Following the suicide of a much-loved celebrity, there is always talk about what happened and why. Suddenly, the harsh reality of suicide is brought into focus. The truth is that there are over 30,000 deaths by suicide reported across the country each year. This number doesn’t include the unreported deaths – a figure which researchers figure to be seven times that!
Thankfully, suicide is often preventable. If you have been wondering how you can be helpful in this fight against suicide, you might find these ideas useful.
1) Watch your language. Please don’t talk about a failed suicide attempt – say “thankfully the person survived.” This reminds us that ultimately this isn’t about success or failure – it’s about survival. Also, try not to say that a person “committed suicide.” This sounds like a crime. Instead say the person “died by suicide.” That brings home the point that suicide is final. For teens and young adults, who tend to be more impulsive, this is an especially important point.
2) Learn the warning signs and risk factors. These include a person speaking of being an enormous burden on others, having mood swings, or experiencing major sleep problems. Real or perceived loss of honor (eg. demotion, termination, breakup in a relationship) can also be a risk factor. And those who have been discharged from a hospital in the past month for emotional disturbance are at elevated risk, especially during the first week following discharge. Frequent contact with friends during that time can make a huge difference.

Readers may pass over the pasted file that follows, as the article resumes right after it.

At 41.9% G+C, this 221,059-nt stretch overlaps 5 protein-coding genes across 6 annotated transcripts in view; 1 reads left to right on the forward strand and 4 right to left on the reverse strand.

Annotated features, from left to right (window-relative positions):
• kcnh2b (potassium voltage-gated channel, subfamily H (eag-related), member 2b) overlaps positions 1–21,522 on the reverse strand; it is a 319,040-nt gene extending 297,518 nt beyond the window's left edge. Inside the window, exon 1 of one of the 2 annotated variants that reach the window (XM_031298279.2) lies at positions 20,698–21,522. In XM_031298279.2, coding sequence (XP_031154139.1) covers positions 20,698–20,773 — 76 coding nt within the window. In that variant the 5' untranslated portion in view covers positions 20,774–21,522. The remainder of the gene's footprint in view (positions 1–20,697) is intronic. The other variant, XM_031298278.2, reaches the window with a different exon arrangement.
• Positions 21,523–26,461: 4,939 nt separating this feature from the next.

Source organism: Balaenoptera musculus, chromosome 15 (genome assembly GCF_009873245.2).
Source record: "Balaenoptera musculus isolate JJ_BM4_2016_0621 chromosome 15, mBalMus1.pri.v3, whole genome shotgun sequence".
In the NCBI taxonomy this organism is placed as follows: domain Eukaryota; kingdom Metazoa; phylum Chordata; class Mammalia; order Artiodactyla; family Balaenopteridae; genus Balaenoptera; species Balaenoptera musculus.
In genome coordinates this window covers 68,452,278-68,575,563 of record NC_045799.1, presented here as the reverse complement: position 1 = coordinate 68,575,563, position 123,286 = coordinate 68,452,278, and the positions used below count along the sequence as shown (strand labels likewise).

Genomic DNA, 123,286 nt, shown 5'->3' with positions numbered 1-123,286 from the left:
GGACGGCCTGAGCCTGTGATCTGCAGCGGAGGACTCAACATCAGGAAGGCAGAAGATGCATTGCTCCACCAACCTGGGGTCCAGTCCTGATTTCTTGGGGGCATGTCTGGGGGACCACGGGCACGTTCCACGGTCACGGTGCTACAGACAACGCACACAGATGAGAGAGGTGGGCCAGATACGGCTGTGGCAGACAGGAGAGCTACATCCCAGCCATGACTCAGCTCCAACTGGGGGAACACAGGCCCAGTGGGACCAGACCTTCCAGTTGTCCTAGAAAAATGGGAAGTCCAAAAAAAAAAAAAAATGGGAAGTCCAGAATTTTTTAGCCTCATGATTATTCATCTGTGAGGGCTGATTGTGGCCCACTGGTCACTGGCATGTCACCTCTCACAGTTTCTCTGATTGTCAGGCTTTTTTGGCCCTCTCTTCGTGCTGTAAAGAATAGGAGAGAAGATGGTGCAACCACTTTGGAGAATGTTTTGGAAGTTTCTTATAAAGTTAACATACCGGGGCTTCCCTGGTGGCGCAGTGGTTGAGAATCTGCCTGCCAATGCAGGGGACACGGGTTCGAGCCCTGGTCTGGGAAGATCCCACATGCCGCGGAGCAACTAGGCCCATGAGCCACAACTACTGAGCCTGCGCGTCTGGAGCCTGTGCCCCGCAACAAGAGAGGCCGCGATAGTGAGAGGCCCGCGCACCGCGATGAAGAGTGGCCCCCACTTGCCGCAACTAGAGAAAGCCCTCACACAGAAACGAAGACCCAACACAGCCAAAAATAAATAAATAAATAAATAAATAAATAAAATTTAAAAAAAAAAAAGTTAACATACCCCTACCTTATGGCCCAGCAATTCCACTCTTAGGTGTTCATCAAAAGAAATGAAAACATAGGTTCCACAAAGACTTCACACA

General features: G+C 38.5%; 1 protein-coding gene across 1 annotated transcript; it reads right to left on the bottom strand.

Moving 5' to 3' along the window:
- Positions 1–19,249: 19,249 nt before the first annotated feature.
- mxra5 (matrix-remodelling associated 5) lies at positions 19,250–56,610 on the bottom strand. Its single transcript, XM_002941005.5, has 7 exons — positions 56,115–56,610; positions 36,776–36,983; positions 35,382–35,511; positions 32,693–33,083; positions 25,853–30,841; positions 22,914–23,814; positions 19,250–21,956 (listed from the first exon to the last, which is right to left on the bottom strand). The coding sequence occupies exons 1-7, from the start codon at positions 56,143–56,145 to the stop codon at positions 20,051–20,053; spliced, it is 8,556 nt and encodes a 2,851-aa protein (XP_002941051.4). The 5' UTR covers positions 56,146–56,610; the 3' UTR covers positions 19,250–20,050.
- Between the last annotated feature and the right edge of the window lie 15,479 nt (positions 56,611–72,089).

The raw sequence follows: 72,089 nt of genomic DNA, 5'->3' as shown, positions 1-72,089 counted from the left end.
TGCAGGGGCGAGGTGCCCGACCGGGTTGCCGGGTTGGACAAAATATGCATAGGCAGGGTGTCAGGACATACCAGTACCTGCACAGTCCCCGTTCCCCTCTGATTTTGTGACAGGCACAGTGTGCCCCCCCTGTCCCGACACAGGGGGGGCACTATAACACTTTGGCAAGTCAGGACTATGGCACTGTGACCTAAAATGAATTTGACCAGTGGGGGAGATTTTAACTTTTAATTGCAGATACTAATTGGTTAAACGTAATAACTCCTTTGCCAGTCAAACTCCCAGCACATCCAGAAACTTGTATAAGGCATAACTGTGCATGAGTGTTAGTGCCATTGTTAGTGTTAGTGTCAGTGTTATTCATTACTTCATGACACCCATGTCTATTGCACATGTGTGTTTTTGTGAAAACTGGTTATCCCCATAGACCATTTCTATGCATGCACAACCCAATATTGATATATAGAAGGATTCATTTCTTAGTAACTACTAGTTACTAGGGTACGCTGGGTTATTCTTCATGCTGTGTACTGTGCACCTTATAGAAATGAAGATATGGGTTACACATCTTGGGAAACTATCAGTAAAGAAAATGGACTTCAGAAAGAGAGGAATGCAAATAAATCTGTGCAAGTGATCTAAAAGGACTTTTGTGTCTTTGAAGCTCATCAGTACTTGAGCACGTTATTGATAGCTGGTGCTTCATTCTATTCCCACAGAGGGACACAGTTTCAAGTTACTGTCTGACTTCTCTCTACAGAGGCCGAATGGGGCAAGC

3) Understand that people who are depressed often feel invisible. Coworkers and family may be very aware of their mood but don’t know what to do or say, so they often don’t say anything about what they see. This can lead the person they care about to feel as if no one has noticed their struggle.
4) Don’t be afraid to pop the question. If you are concerned about someone, you probably have very good reason to be. People are often afraid to ask about suicidal thinking. We have found that when someone is asked about possible thoughts of suicide, he/she typically is relieved to be invited to discuss it OR is grateful that someone cared enough to ask. They can stop feeling invisible (see #3).
5) Take a safeTALK training. This is a FREE three-hour class for the general community, teaching people about the warning signs and strategies for talking in a meaningful way with someone who concerns you. MHA is offering one on Wed, September 10 at 9am. Registration is required. Call 845-267-2172, x296. Click here for a flyer.
6) Join a Reach for the Stars tour. This is a one-hour tour of our mission. It’s a wonderful way to learn more about we do at MHA and perhaps become involved! To ask about tour dates, click here.
National Lifeline – 800/273-TALK (8255) – this is a 24/7 line with dedicated services for Spanish-speakers and veterans.
For more information about community resources, click here or call MHA’s Client and Family Advocate at 845-267-2172, x296 to talk with someone about how MHA or another community agency can be helpful.